This is a gorgeous, 2.9" tall association of hematite included calcite crystals and magenta roselite that was collected from Morocco. The colorless exterior of calcite appears to have formed over hematite encrusted, scalenohedral calcite crystals. Small roselite crystals can be found scattered throughout the specimen. The base of the dolomite matrix has been cut flat, allowing for aesthetic presentation without the need of a display stand.
Roselite is a monoclinic mineral of the hydrated phosphates group, and has a chemical formula of Ca2Co(AsO4)2 · 2H2O. It gained its name not from the rose color that is generally exhibited by the mineral, but was in fact named in honor of a German mineralogist by the name of Gustav Rose. However, the name is quite fitting, for roselite typically displays a vitreous rose-red to pink color. Darker colored crystals have been known to frequently display marked color zoning due to variations in molecular composition.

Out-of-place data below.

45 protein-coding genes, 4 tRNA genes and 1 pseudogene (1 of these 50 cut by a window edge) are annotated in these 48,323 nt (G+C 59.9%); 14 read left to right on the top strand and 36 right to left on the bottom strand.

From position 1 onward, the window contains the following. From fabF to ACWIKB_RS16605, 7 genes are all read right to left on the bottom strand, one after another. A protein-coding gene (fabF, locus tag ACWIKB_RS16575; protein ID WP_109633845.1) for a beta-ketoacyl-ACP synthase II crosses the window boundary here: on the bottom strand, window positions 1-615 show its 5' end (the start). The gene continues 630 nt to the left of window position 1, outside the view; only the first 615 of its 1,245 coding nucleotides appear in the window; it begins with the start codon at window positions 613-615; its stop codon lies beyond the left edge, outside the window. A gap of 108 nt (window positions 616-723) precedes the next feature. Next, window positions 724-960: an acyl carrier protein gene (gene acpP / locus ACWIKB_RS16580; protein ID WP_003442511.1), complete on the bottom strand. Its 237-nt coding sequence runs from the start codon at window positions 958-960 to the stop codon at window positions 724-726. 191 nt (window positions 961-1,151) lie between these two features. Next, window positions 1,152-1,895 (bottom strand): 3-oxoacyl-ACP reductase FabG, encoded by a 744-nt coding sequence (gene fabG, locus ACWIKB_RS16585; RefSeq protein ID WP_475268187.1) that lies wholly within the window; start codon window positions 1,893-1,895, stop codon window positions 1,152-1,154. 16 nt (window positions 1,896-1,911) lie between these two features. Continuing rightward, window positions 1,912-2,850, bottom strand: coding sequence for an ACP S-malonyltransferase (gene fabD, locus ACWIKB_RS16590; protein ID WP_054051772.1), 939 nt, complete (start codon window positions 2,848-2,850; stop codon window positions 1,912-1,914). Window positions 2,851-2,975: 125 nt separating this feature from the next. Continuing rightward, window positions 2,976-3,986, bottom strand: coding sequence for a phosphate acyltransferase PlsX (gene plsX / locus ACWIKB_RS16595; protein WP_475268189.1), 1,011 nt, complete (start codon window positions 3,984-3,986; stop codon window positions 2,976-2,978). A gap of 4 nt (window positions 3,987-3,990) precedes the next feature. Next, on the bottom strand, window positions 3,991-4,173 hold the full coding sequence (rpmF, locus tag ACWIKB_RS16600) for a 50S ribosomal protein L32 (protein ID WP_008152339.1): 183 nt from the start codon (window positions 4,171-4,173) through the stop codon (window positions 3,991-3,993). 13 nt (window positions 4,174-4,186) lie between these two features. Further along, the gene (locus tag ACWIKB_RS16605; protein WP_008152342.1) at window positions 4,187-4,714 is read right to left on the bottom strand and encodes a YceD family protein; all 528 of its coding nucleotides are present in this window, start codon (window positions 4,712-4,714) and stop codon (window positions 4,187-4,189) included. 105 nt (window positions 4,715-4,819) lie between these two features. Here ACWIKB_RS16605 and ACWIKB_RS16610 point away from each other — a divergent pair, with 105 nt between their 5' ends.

Calcite, CaCO3, is a carbonate mineral and the most stable polymorph of calcium carbonate. The other polymorphs are the minerals aragonite and vaterite. Calcite crystals are trigonal-rhombohedral, though actual calcite rhombohedra are rare as natural crystals. However, they show a remarkable variety of habits including acute to obtuse rhombohedra, tabular forms, and prisms. Calcite exhibits several twinning types adding to the variety of observed forms. It may occur as fibrous, granular, lamellar, or compact. Cleavage is usually in three directions parallel to the rhombohedron form.